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| Real Costs of Buying an HRMS
-by Al Doran, CHRP
For anyone who is setting out to buy their first human resource management information system, just a word of warning that is not quite like buying a word processing package for the Payroll department. The cost of the project does not start and end with the purchase of the “shrink wrap” that the CD ROM and user manual comes in.
Actually anyone buying an application, even like a word processing package for a single department, probably has gone through a small sample of what an HRMS project will include. They will have found out what the basic requirements for the end users will be and they will have found out what the company policy is on buying software. No sense buying Word Perfect if the company insists everyone use Microsoft Word.
Well buying HR and Payroll software is very much like this however the overall impact on the company can be substantial, therefore the time and care taken to buy the “right” application for your organization is even more critical.
For many, the concern is “what is the true cost of implementing the new application, once I pay for the shrink wrap”. But before we get to that its very important to keep in mind that you should have made a significant investment in the project before buying that “shrink wrap”. The time and effort spent on clearly identifying the needs, costs and benefits of your organization before making a vendor selection will determine to a large degree just how successful you are in implementing your new application and meeting your objectives of keeping costs under control.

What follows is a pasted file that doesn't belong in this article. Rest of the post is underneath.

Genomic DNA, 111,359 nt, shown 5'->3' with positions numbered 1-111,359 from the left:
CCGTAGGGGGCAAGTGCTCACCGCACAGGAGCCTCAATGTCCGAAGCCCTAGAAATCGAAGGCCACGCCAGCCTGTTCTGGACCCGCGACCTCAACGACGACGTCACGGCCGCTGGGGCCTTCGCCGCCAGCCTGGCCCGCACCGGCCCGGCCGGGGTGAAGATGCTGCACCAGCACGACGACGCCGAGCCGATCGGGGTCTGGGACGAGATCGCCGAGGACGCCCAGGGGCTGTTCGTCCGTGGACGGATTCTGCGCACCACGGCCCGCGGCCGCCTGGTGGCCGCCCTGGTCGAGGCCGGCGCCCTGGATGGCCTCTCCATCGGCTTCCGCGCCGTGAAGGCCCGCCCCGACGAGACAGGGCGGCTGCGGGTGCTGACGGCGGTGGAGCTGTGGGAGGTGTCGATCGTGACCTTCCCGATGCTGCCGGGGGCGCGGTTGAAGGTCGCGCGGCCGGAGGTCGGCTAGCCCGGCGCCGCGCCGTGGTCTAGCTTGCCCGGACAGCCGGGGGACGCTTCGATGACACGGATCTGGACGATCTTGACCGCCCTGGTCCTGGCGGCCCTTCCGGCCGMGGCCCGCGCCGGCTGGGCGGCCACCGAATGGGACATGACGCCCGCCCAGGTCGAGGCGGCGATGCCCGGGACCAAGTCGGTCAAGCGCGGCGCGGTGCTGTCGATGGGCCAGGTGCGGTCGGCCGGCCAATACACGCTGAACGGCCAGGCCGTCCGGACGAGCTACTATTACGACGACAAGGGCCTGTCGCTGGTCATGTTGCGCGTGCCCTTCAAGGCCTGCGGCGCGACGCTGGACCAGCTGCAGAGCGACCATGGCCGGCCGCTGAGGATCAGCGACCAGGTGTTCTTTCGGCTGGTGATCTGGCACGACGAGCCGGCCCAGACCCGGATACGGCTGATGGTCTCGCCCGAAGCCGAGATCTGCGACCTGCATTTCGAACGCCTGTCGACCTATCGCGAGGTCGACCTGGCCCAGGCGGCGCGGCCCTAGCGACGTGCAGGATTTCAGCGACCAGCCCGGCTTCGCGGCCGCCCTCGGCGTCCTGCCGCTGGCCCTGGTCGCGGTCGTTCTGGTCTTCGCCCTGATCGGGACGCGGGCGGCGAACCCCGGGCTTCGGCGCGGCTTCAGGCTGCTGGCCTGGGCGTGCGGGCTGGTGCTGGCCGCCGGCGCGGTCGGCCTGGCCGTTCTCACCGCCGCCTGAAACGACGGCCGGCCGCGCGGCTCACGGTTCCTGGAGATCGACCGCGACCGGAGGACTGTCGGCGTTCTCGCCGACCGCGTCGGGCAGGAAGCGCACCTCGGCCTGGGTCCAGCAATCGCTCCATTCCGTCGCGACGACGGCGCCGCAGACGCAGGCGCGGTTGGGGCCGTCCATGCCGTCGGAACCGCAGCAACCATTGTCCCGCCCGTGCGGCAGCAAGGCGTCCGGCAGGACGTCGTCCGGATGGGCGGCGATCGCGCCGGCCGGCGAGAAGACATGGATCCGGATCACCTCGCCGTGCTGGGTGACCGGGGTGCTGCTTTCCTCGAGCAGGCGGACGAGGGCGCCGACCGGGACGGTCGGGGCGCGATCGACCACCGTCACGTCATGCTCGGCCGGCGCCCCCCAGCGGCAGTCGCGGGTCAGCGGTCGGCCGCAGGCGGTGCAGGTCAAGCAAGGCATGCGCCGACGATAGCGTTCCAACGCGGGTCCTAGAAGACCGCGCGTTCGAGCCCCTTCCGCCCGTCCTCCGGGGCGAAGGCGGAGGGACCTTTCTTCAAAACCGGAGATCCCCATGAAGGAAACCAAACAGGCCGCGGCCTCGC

First off a Reality Check, courtesy of Fred Lievertz, of the Consulting Team:
a) On average the project life cycle takes from 6 to 14 months from Start to Purchase.
b) 30% of projects are never completed.
c) 35% of projects missed time, budget or functional goals.
d) Only 30% of new system capabilities are utilized.
As the acquisition of a new HR/Payroll system is a major corporate project it is very important to structure the project for success. A formal process should be developed to identify your organization's needs. This should include the identification of your current processes, resources, and costs. Be very careful to try and identify savings and any cost avoidances a new system should deliver. You should calculate the Return on Investment (ROI) that you can expect from your new system. Buying a new HRMS is not all cost, it should provide a pay back and pay for itself over time.